As Ed Catmull, the president of Pixar, put it: "Early on, all of our movies suck. That's a blunt assessment, I know, but I… choose that phrasing because saying it in a softer way fails to convey how bad the first versions of our films really are. I'm not trying to be modest or self-effacing by saying this. Pixar films are not good at first, and our job is to make them go… from suck to non-suck. We are true believers in the iterative process - reworking, reworking and reworking again, until a flawed story finds its throughline or a hollow character finds its soul."

The problem in the world today is that we only see the final product - the amazing movie, the super-efficient vacuum cleaner, the vogue theory. What we don't see is the deeper story of how these innovations emerge. The tales we tell about creativity overlook this, too. We think of Archimedes shouting "eureka" or Newton being hit on the head by the apple and instantaneously inventing the theory of gravity.
Issac Newton sits under an apple tree - 19th Century painting by Robert Hannah                           
But these stories are pure fiction. They get the direction of creativity the wrong way around. Insight is the endpoint of a long term, iterative process, rather than the starting point. As the neuroscientist David Eagleman puts it in The Secret Lives of the Brain: "When an idea is served up from behind the scenes, the neural circuitry has been working on the problems for hours or days or years, consolidating information and trying out new combinations. But you merely take credit without further wonderment at the vast, hidden political machinery behind the scenes."

Creativity is a journey that involves taking wrong turns along the way
And this is precisely why the design college was so keen to exhibit the failures and wrong turns. This couldn't be of deeper significance, because unless we truly understand how creativity happens, it will remain elusive. Youngsters who are taught to think about failure in a more positive light not only become more creative, but more resilient, too. They regard their mess-ups not as reasons to give up, but as intriguing and educative. They engage with these failures, learn from them, and, by implication, develop new insights, and ever deeper curiosity.

"Dare to fail" is a powerful slogan. It doesn't mean we should aim at failure - rather it hints at the paradox that creativity is a journey that involves taking wrong turns along the way. Organisations like Google, Apple, Dyson and Pixar have developed cultures that, in their different ways, create the conditions for empowering failure. They have become living ecosystems of the imagination, fired by the courage to test ideas, to see their flaws, and to be triggered into new associations and insights.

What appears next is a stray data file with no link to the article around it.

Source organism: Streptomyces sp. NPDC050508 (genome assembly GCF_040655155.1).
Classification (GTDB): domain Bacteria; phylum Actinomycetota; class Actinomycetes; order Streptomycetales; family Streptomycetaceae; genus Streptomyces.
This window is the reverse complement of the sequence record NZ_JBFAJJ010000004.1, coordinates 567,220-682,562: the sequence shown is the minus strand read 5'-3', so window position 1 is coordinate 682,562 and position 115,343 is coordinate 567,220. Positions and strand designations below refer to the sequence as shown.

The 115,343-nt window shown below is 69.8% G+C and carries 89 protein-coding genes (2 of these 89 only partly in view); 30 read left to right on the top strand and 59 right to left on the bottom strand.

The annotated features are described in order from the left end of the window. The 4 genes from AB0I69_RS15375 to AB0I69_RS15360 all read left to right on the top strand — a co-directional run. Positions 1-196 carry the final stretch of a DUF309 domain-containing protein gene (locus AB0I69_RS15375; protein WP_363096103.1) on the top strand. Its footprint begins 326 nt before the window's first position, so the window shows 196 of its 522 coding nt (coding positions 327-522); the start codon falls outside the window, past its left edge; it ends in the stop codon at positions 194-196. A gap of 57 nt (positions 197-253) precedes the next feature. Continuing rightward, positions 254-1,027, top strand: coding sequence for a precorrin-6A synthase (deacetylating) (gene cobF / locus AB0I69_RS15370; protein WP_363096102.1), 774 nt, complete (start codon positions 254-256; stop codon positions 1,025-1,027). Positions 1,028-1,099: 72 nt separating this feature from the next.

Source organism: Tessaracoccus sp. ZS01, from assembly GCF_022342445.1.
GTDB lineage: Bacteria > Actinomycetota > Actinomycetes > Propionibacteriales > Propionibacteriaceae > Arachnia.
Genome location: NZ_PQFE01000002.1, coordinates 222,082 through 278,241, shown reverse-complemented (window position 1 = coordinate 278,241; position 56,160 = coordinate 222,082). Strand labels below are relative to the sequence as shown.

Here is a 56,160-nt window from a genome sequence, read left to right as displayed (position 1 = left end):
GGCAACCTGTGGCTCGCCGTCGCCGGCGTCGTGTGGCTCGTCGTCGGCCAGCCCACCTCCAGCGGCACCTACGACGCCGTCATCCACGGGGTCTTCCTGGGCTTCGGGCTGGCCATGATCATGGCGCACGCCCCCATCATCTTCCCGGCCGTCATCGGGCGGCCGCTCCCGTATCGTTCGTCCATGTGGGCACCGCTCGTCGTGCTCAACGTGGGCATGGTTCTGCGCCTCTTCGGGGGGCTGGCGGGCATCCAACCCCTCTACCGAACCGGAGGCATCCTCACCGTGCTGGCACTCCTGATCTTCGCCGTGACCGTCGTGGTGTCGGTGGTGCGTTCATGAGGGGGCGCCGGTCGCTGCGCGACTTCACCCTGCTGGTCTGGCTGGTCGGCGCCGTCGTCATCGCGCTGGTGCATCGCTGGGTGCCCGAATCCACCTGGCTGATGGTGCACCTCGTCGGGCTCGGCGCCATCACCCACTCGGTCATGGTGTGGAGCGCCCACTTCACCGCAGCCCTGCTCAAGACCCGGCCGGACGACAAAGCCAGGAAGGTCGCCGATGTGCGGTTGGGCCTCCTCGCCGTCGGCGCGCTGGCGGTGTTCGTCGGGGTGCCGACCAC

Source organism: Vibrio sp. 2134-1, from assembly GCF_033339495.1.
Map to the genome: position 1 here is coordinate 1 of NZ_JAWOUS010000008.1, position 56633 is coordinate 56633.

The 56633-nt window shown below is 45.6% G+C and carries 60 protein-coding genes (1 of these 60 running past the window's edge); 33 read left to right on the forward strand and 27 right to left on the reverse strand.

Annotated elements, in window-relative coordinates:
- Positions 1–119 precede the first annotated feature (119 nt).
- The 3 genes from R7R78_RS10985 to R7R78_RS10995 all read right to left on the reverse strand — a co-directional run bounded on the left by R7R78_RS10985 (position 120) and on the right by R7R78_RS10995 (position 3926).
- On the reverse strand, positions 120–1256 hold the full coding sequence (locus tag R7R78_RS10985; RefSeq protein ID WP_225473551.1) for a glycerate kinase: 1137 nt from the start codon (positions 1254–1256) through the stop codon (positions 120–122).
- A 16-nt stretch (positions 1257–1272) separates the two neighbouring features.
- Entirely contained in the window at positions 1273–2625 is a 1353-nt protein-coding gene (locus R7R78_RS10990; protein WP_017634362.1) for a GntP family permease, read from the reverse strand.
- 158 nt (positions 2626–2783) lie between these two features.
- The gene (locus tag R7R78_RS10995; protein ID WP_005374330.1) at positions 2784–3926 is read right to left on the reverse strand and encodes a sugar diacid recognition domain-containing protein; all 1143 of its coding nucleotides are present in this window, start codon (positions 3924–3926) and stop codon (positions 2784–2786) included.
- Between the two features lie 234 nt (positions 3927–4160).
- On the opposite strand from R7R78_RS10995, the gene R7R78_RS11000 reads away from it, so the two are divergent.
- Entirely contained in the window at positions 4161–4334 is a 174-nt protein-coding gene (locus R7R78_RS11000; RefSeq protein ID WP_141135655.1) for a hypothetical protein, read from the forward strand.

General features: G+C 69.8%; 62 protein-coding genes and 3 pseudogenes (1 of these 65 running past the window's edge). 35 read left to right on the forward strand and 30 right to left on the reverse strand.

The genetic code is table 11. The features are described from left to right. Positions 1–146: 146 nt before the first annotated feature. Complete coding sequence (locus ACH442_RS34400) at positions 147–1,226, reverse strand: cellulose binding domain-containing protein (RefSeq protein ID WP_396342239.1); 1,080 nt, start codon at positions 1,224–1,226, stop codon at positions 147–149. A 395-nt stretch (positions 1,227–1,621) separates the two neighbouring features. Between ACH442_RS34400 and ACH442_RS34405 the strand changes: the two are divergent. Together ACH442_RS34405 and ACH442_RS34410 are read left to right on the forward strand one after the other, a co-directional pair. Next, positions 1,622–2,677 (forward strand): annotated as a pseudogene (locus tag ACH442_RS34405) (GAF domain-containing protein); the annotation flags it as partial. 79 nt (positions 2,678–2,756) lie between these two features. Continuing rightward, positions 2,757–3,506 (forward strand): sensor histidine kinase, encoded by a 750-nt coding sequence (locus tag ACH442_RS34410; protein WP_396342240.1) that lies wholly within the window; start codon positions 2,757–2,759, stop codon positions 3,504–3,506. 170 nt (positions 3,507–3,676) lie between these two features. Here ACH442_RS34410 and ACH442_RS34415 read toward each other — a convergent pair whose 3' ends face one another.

As Andrew Stanton, director of Finding Nemo and WALL-E, put it: "My strategy has always been: be wrong as fast as we can... which basically means, we're gonna screw up, let's just admit that. Let's not be afraid of that. You can't get to adulthood before you go through puberty. I won't get it right the first time, but I will get it wrong really soon, really quickly."

Matthew Syed is the author of Black Box Thinking: The Surprising Truth About Success

Saturday, 3 October 2015

Art world news

Banksy street art up for auction

Donkey Documents in its original location
Image captionDonkey Documents in its original location
Murals believed to have been left by elusive street artistBANKSY on walls in Detroit and Bethlehem are to be auctioned in September.
One, Donkey Documents, depicts a donkey having its papers checked by a soldier and was left on a barrier dividing the West Bank from Israel in 2007.
The other, I Remember When All This Was Trees, was painted on the wall of a derelict Detroit factory in 2010.
Together the murals could fetch as much as $1 million (£638,000).
The Detroit mural is owned by a small non-profit gallery and is being sold to raise funds for community arts schemes.
AUCTION HOUSEJulien's has not revealed who removed the second work from its original location or who will benefit from its sale.
I Remember When All This Was Trees
Image captionBANKSY himself is understood not to approve of his art being removed and sold
According to Julien's, "the detached mural... is the largest and most significant intactBANKSY mural in existence from his visit to Israel".